Star Trek: Enterprise – Season 2, Episode 19
Star Trek VI: The Undiscovered Country, while a great and entertaining Trek film, doesn’t seem to carry the same deserved cultural cache as other entries in the Original Series franchise. That usually goes to the iconic Wrath of Khan, the mirthful Voyage Home, or even deathly serious Search For Spock. And yet, we have not one, but two tribute episodes to Star Trek VI!
As a huge fan of Undiscovered, there was a very nerdy appeal to seeing an Enterprise episode structured around it. However, among its many flaws, the series was guilty of a shocking amount of recycled plot lines from previous Trek series episodes with only cosmetic changes, so it’s also pretty representative of what you can typically expect to find with Enterprise. True to that, we get an episode that feels like a patchwork collage of previous entries in all facets – locales, themes, characters, and guest stars. There’s absolutely nothing new here, but it’s watchable and kind of fun in a low-power brain mode way.
Speaking of guest stars! The indomitable J.G. Hertzler graces the episode with his cantankerous presence. Having played the most awesome Klingone to have ever lived (General Martok on Deep Space Nine), it gives the episode instant gravitas and appeal. He plays a different kind of Klingon this time – Kolos, a defending lawyer assigned to Archer (in the same way that Worf’s grandfather was for Kirk and McCoy).
The episode opens with Archer in a Klingon trial almost exactly like the one we saw Kirk and McCoy in, even down to the metal gauntlet-wielding judge and same camera angles. Star Trek loves its trial episodes (especially its alien ones), and this is… definitely one of them.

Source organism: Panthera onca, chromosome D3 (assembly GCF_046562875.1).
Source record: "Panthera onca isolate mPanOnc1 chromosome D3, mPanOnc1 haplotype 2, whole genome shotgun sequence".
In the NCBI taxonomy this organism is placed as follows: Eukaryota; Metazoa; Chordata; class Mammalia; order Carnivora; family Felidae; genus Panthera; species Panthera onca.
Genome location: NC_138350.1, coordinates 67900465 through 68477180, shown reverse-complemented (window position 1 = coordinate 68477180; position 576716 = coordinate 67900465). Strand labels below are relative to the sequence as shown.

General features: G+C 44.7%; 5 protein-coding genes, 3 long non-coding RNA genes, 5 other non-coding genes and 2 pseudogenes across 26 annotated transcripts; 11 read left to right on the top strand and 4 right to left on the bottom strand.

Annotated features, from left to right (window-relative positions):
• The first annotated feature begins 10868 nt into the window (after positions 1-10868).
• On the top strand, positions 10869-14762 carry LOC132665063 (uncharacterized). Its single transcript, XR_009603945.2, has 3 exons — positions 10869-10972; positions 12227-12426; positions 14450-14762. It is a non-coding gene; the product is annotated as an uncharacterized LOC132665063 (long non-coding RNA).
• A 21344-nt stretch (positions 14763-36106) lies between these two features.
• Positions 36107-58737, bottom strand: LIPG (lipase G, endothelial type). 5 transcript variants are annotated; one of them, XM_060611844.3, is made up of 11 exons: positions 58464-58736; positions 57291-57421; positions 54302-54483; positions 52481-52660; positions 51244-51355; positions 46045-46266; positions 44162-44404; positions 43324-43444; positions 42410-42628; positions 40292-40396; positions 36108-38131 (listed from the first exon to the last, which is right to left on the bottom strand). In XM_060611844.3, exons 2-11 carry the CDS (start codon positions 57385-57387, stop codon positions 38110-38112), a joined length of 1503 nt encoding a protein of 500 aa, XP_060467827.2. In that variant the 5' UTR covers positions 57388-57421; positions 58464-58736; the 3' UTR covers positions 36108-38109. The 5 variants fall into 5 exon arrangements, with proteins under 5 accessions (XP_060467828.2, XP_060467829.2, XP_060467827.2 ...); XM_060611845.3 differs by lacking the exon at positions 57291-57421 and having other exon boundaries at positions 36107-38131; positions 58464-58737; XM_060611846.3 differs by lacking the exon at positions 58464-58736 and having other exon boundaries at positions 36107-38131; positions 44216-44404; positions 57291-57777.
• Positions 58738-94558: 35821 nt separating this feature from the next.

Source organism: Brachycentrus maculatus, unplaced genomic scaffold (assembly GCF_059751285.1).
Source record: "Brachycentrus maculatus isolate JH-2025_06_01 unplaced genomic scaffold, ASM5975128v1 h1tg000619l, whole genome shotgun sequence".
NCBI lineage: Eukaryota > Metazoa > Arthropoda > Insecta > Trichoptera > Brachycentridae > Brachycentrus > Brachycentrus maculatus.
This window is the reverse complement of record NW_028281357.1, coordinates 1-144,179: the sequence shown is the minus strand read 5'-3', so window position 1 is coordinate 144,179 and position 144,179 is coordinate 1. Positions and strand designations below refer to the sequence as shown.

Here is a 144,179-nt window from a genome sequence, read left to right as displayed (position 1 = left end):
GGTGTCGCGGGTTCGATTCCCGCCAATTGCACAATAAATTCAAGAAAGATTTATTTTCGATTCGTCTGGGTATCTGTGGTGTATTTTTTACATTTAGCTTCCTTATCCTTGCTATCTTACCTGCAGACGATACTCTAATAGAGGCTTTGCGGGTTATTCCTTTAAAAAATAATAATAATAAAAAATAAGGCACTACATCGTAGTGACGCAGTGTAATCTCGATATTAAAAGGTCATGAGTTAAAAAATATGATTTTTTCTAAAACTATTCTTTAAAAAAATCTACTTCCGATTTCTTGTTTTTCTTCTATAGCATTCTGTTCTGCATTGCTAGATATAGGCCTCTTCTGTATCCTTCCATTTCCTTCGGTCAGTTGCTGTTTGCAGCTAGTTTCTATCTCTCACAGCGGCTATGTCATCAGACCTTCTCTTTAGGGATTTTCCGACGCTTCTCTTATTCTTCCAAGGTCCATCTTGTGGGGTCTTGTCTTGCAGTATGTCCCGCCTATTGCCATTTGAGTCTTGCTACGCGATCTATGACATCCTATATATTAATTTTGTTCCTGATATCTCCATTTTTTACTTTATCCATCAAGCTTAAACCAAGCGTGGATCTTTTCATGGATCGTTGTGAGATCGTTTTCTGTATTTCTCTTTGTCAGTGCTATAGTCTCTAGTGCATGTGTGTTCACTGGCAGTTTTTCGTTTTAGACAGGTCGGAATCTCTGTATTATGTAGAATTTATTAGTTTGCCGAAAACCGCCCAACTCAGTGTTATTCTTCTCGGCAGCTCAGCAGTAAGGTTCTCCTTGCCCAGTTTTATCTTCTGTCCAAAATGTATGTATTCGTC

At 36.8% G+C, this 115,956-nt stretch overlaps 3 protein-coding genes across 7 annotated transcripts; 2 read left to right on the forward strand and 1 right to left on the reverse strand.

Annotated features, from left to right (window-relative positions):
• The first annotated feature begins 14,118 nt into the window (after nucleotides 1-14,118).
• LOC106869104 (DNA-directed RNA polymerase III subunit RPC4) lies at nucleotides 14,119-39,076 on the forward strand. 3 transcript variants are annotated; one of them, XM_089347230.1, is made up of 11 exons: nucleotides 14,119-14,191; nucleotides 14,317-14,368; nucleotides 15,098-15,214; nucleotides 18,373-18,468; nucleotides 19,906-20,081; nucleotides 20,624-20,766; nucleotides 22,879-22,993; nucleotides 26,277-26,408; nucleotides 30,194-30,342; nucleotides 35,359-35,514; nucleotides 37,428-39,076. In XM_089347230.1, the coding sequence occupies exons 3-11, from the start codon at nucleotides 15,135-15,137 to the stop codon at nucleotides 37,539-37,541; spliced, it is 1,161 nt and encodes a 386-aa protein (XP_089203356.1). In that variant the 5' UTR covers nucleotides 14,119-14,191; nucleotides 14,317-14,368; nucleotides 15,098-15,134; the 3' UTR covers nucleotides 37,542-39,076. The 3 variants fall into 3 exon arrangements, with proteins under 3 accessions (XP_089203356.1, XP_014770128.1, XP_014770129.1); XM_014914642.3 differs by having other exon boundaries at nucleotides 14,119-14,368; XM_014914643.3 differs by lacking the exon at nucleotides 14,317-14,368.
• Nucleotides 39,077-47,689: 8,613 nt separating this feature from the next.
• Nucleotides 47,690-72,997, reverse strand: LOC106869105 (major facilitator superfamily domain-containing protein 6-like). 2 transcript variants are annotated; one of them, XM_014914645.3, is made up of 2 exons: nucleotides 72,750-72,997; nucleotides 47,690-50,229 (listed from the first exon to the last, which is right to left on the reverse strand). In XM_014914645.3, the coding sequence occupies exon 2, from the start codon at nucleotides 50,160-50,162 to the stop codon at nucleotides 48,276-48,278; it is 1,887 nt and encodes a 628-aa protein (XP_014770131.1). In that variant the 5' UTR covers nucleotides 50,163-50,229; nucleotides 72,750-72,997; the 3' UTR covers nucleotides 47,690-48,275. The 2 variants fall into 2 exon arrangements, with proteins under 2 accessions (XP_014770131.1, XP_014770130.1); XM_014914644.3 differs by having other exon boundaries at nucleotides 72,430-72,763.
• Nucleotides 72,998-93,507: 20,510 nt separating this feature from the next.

We’ve seen a bit of the Klingon justice system and its lawyers in several instances already – Undiscovered of course, TNG’s “Sins of the Father,” and DS9’s “Rules of Engagement.” The trial aspect of the plot borrows from all of these sources, even the way in which the opposing defendant gives a colored testimony of events that we see acted out (from “Engagement”). And of course the alien justice system in the episode is bereft of any rhyme or reason, and has absolutely zero interest in truth or justice (which recalls O’Brien’s ordeal in the Cardassian court in “Tribunal”).
The gist of it is that the Enterprise came upon a drifting ship full of starving refugees. They were annexed by the Klingon Empire, had all their resources stripped, and were left to die. Archer and the crew rescue them, but are intercepted by a Klingon classic cherry bird of prey, who deems the refugees rebels and demands that they be turned over. Archer of course refuses to comply (’cause that’s what humans do), some fireworks ensue, yadda yadda, he ends up in a Klingon prison to stand trial for aiding rebellion.
Oh, and the captain of that Klingon ship? You guessed it. Duras Stallone.
No really. It’s Duras. Like, not the actual guy who accused Worf(‘s father) of treason and killed his baby mama, but an ancestor of him. Son of Toral, in case the connection wasn’t made quite clear enough (Toral was the pipsqueak illegitimate heir of Duras from TNG’s “Redemption” two-parter). Duras would go on to become a minor recurring villain in Enterprise. It’s yet another sizable chunk of fan service in an episode that’s 110% fan service by volume, but by all means, keep loadin’ it up, boys. What’s carrying weight mean??
The plot proceeds in a pretty by-the-numbers fashion for Star Trek and we get a lot of familiar thematic and character beats. There’s nothing much deep or thoughtful about it, save for one or two things.
Duras (who has been demoted from captain since then, ha ha) gives his bullshit account of what happened, and Archer tries to tell his side, but of course that it isn’t allowed. Of course it isn’t. Like a lot of Trek alien culture details, you’re really not supposed to think about it too much. And our own justice systems(s) are hardly paragons of virtue, but at least there’s the pretense of getting to the truth and meting out appropriate blame/punishment. Here, not so much.